I love Heirloom Roses plant catalogue. And the roses they send out today have a vigor that they lacked just five or six years ago. One might consider their prices dear, but just this year I mentally moved them into the "You get what you pay for" column and ordered several times during sales. Here's a Belle Epoque growing in a pot that arrived just a few weeks ago from them.
Foliage is something we often take for granted with roses; but some roses are beautiful for their foliage, and the flowers are just the icing on the cake. They are a bit obscure today, but Pearl Drift and City of York both have really pretty glossy foliage that looks good with their white flowers. The bright golden flowered South Africa has delightful foliage, too. There are a lot of hybrid tea roses that accent their flowers with deep purplish new foliage. Right now in my garden Brigadoon, Rainbow Sorbet, Peter Frankenfield, Chris Evert, and Gemini all have some.
I try hard to get fragrance in roses, and this has pushed me in the direction of David Austin roses. Graham Thomas is a monster, but trained on a wall or fence can be glorious. Golden Celebration is nice. And for soft, complex colors Jubilee Celbration. Sheila's Perfume is reputed to be highly fragrant. And it's persistent if not vigorous. I had one growing in the shadow of Blush Noisette for a few years. I moved it to where it will get some sunlight and it's doing better. No blooms yet. Penny Lane builds up slowly in the same way and it's highly fragrant. Of course you almost cannot go wrong starting with a Double Delight. It may be a cliche, but for good reason.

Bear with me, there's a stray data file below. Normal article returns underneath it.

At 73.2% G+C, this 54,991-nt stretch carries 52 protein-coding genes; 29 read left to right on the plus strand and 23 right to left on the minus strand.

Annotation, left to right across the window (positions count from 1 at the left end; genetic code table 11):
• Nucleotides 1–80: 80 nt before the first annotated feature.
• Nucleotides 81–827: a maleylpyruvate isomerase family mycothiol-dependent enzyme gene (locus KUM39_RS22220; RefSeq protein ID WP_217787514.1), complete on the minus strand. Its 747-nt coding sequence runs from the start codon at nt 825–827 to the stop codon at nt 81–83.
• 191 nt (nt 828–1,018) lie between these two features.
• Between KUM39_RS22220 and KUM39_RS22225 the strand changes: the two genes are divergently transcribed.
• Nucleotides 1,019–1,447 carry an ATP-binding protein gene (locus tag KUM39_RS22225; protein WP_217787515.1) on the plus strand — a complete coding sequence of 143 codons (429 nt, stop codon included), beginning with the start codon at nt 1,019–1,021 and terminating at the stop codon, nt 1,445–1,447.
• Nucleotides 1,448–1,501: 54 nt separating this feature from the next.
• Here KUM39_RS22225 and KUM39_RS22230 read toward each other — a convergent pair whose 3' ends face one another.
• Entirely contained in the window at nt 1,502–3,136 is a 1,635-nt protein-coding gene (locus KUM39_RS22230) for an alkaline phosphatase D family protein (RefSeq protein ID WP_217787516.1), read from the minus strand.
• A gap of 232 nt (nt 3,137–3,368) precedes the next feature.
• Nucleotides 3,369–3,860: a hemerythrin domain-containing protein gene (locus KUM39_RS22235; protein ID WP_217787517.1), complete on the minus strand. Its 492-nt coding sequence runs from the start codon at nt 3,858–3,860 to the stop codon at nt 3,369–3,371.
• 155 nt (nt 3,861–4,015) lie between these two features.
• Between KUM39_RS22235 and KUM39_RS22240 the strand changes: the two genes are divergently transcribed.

I agree that sometimes just diving in is the right thing to do - especially if one can do it with rather modest expectations. My bet is that virtually any hybrid tea rose will grow well in Ventura County. The number of great choices in roses today is mind-boggling - much more so than when I started growing roses in the 1990s.